JT LeRoy 2018 ****

JT_LEROY_ONE_SHEET-1There’s plenty of films about hoaxes; the nature of a disguise works well in cinema. Savannah Knoop was the young girl who appeared in public as the reclusive author of three autobiographical works; as with other hoaxes, it did not end well, and she published a memoir explaining what she did and why. That memoir is now the subject of a sophisticated film by writer/director Justin Kelly, who manages to avoid any tabloid trashiness, yet still manages to evoke the personal, private horror of a private arrangement that explodes in the public eye. Sister of Geoff (Jim Strugess), Savannah (Kristen Stewart) arrives in San Francisco only to fall under the spell of his girlfriend Laura (Laura Dern). Laura has had literary success as JT Leroy, but needs someone to attend book-signings and literary events. With a blond wig and glasses, Savannah fits the bill, but once an actress (Diane Kruger) is wowed by Laura’s phone-sex skills, a mooted movie-version of LeRoy’s second book threatens to bring a spotlight that shines too brightly for the conspirators to hide from. That Kruger’s character Eva iseemsbased on Asia Argento (whose LeRoy adaptation The Heart Is Deceitful Above All Things premiered at Cannes) adds the further layer of notoriety; if nothing else, Kelly’s film illustrates William Goldman’s film industry maxim that nobody knows anything. Eva is presented in a very negative way, offering sex in return for the rights to the book, and then moving onto another relationship once they are secured.’ I made this film for you,’ Eva shrieks, while both Laura and Savannah come out of Kelly’s film with some bonds of friendship intact. Most films about the media have a tin ear; JT LeRoy feels painfully real, not least because Stewart is a great, vulnerable lead, but also because Dern oozes self-assuredness, not least when she’s playing Speedy, an invented personal manager and fixer for LeRoy whose strangulated English accent and colourful wig brings to mind perennial British media non-entity Janet Street Porter.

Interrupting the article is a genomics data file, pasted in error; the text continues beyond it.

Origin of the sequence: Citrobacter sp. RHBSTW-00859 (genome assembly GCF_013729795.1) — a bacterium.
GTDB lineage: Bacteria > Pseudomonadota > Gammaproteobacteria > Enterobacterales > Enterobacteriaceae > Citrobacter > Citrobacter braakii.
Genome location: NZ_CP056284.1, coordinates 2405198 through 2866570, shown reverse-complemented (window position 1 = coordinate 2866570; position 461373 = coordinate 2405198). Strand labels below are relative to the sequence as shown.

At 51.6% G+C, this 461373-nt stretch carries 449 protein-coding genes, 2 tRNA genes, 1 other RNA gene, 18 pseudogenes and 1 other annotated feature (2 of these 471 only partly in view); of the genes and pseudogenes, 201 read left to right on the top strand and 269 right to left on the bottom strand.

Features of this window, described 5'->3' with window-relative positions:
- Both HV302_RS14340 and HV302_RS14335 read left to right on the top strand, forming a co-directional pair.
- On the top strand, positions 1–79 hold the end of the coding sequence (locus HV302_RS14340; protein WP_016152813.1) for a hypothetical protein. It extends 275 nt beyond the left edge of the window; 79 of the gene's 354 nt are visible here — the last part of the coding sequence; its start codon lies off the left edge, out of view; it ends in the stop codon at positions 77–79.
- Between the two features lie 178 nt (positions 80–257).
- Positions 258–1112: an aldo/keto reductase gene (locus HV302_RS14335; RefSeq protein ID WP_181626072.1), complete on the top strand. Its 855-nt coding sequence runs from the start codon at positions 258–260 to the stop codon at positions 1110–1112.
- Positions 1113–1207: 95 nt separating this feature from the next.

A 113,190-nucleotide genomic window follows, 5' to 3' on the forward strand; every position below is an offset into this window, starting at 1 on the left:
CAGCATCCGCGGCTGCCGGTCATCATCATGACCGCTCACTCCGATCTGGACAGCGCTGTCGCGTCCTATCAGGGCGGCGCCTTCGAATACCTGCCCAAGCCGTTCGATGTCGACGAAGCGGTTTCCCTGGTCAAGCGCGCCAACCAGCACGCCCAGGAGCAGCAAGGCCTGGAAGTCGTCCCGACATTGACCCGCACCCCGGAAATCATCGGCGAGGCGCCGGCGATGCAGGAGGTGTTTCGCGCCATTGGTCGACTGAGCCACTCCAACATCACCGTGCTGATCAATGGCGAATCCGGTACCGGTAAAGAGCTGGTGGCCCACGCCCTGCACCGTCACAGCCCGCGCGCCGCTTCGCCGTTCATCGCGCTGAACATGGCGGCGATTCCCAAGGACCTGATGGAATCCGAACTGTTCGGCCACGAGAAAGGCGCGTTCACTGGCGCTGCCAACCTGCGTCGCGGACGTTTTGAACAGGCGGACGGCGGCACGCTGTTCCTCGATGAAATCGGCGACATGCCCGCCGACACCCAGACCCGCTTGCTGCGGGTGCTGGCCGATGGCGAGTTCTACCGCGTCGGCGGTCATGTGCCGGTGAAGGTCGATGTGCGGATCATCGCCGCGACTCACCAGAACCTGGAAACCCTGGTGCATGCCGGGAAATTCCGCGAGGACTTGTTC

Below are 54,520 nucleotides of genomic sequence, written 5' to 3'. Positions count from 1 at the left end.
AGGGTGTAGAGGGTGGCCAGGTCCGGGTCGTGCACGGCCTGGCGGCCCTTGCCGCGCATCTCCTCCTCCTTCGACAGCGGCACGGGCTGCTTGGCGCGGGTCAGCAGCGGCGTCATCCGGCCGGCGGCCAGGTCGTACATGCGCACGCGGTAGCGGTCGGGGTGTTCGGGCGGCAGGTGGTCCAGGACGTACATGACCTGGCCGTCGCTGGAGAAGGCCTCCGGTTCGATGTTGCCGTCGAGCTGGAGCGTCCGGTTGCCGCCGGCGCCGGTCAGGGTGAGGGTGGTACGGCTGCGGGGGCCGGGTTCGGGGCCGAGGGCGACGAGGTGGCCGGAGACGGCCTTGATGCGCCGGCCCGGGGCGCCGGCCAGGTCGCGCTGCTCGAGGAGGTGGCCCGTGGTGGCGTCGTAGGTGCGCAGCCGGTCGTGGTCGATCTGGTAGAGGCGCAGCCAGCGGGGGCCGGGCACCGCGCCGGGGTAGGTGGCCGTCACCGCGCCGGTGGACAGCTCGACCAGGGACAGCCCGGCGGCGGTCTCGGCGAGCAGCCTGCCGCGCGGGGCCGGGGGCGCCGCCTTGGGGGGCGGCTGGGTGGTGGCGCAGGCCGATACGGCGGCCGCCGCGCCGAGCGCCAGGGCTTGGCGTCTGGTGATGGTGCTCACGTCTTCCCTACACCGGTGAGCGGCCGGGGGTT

JT LeRoy is in UK  Cinemas and Digital from 16th August 2019.

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Personal Shopper 2016 ***

Some films are deliberately challenging, some meanings are proposed to be elusive; Olivier Assayas should offer a cash prize for anyone who can confidently synopsise his supernatural thriller Personal Shopper. Twilight fans with a crush on Kristen Stewart will get more than they bargain for in this strange story set in the world of high fashion. Stewart plays an intern in mourning for her twin, who has recently died. After an ectoplasm manifestation which looks straight out of Ghostbusters, Stewart is menaced an unknown assailant by phone, via a series of cryptic messages. Do ghosts use social media? Or it the man who attack her boss after her?  A series of tense scenes further the story without ever explaining what’s happening, and scenes which feature an invisible ghost boggle the brain. Stewart is absolutely brilliant in this role, mixing movie-star looks like a fragile vulnerable character that generates huge involvement. If the climax doesn’t make sense, the coda further muddies the waters; Personal Shopping is a great, original film, just don’t ask what it means.

Cafe Society 2016 ***